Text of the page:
Throughout the World different areas experience underpopulation and overpopulation at different times due to the unpredictable and complex practise of migration. Underpopulation occurs when there are far more resources in an area, such as food energy and minerals, than can be used by the people living there. Overpopulation occurs when there are too many people and not enough resources and technology to support these people. Countries such as China and Bangladesh have overpopulation as there are often food shortages and insufficient energy and mineral resources to support the population. The increasing globalisation in the world together with the wide and growing gap between the rich and the poor has seen migration increase over the years which means that it is virtually impossible for area to gain an optimum population and maintain it. The optimum population of an area is the number of people which , when working with all the available resources, will produce the greatest yield of economic return, per capita, which means the highest standard of living.
People migrate usually migrate from a rural to an urban area due to push and pull factors. People are deterred from living in rural areas as the work is more labour intensive, crops often fail and there are fewer amenities and services. People are attracted to the city as there is the chance of a better paid, less labour intensive job, there are more better quality amenities and there is the chance to eventually be accommodated in a better quality house. Migration can be such an unpredicatable trend, which can change an area experiencing underpopulation to an area with overpopulation. This is particularly the case with refugees who often flee in mass numbers from wars and conflict in the home nation. When mass numbers of people leave an area this will then experience underpopulation, so it is clear that because of migration, particularly in LEDC's it is hard to maintenance or stabilise a population in the long term. Both underpopulation and overpopulation can affect a country's development in negative rather than positive ways.
Bangladesh has a high population density of 888 per square km due to a high birth rate and declining death rate. This has resulted in 20% of the population being under the age of 9. The GNP in Bangladesh was 220 dollars in 1992, which is extremely low. There is a shortage of industry, services and raw materials and the transport network is poorly developed. There is also a low level of literacy due to the limited number of schools, which has meant that the country has little innovation and instead has to resort to overseas. However because of the low capita in Bangladesh it cannot afford to purchases talent which in the long-term would aid its economic development.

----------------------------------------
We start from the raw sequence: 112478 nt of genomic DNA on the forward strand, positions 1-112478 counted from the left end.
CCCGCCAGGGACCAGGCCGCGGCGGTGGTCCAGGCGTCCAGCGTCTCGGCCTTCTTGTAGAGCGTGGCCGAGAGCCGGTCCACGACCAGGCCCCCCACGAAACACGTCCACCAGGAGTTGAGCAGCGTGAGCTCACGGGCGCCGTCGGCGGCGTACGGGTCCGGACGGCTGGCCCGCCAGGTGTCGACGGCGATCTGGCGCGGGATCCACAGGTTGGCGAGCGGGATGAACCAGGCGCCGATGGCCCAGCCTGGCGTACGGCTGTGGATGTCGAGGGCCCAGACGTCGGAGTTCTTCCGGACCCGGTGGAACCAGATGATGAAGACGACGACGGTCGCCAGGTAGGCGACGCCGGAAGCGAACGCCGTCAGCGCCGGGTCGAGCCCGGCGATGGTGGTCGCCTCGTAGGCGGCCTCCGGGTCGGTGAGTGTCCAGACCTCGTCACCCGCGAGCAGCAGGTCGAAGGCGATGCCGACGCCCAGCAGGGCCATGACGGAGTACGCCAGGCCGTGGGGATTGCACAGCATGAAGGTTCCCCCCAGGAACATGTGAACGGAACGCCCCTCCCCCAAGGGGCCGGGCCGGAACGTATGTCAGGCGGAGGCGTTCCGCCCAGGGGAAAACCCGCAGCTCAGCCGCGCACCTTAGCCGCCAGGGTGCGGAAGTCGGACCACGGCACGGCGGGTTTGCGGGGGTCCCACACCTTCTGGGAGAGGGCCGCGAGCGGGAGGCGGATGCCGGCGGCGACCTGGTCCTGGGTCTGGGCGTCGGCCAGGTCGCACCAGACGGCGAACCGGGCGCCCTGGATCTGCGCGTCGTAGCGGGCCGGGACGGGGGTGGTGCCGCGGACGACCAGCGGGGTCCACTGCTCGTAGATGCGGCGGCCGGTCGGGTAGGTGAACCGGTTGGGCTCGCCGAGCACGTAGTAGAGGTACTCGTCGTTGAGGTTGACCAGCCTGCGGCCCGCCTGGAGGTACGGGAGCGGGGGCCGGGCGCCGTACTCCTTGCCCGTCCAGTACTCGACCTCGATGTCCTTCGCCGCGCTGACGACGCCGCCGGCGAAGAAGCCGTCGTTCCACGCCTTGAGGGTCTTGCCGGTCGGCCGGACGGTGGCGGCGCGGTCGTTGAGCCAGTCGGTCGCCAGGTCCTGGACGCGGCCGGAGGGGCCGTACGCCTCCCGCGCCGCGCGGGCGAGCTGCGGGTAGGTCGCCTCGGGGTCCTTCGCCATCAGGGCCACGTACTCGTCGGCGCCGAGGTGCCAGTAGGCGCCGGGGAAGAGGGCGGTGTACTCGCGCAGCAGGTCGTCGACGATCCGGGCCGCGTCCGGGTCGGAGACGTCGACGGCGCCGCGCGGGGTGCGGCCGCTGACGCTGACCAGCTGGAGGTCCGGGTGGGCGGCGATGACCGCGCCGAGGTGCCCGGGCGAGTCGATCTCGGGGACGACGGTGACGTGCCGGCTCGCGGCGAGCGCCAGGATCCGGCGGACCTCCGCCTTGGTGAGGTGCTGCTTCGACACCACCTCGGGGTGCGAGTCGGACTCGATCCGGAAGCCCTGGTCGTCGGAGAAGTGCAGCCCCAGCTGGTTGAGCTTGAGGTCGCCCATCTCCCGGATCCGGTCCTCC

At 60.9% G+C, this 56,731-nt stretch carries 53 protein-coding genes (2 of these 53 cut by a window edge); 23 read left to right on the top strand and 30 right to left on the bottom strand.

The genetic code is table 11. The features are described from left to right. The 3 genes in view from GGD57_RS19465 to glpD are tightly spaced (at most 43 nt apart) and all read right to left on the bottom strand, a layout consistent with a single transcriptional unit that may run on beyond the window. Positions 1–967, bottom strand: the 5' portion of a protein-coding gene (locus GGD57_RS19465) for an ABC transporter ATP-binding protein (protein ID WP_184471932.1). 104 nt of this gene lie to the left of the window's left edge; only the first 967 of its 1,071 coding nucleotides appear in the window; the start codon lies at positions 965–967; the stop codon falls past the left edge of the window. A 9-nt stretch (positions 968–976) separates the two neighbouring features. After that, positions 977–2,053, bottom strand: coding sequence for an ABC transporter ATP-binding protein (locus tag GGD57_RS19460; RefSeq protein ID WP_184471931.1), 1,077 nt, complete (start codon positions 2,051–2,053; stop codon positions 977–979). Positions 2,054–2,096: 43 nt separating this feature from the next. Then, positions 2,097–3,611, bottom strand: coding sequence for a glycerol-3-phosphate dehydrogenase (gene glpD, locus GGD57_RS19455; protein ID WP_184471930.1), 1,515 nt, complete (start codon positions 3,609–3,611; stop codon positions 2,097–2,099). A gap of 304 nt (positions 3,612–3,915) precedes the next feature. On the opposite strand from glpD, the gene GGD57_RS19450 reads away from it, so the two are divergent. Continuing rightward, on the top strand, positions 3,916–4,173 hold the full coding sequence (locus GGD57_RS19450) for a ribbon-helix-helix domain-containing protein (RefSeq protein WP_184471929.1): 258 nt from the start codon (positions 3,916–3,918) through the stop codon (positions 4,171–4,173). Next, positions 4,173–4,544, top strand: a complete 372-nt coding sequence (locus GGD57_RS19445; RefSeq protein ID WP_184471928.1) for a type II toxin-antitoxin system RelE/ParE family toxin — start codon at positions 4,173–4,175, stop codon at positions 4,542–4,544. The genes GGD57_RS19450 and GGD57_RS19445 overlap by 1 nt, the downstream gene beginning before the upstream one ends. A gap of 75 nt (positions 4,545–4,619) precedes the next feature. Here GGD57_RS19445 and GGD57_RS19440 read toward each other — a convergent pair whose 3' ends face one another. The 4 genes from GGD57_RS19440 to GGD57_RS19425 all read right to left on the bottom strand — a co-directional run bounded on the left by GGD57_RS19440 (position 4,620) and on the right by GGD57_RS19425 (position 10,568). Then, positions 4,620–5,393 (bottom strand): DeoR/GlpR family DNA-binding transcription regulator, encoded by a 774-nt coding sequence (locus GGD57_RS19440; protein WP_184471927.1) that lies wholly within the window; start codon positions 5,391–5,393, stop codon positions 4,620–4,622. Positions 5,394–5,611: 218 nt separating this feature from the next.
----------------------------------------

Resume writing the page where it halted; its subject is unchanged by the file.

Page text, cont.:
China is probably the most renown country for it's overpopulation. China has a population of 1,211.21 million living on the mainland. China's population density of 126 people per km, is relatively high. However, China does not have the highest population density in the world because of the country's vast land resources. China is the world's third largest country in land area (5) 9.3 million square km, but the country's mountainous and desert regions do not support much inhabitants. Much of the population is clustered along the Pacific coast and in several fertile river valleys that extend inland, such as the Huang and the Yangtze. With such a vast population, China's limited natural and economic resources poses a threat to the population. With increased consumption of resources, the need for fuel has lead to the destruction of forests. Another problem is the ageing population. The percentage of people at 65 or older is 6.23 percent, but is expected to reach almost 17 percent by 2020. This change has significant implications because most rural elderly have no old-age pensions and must rely on their adult children for support. One of the biggest problems for China is the shortage of...
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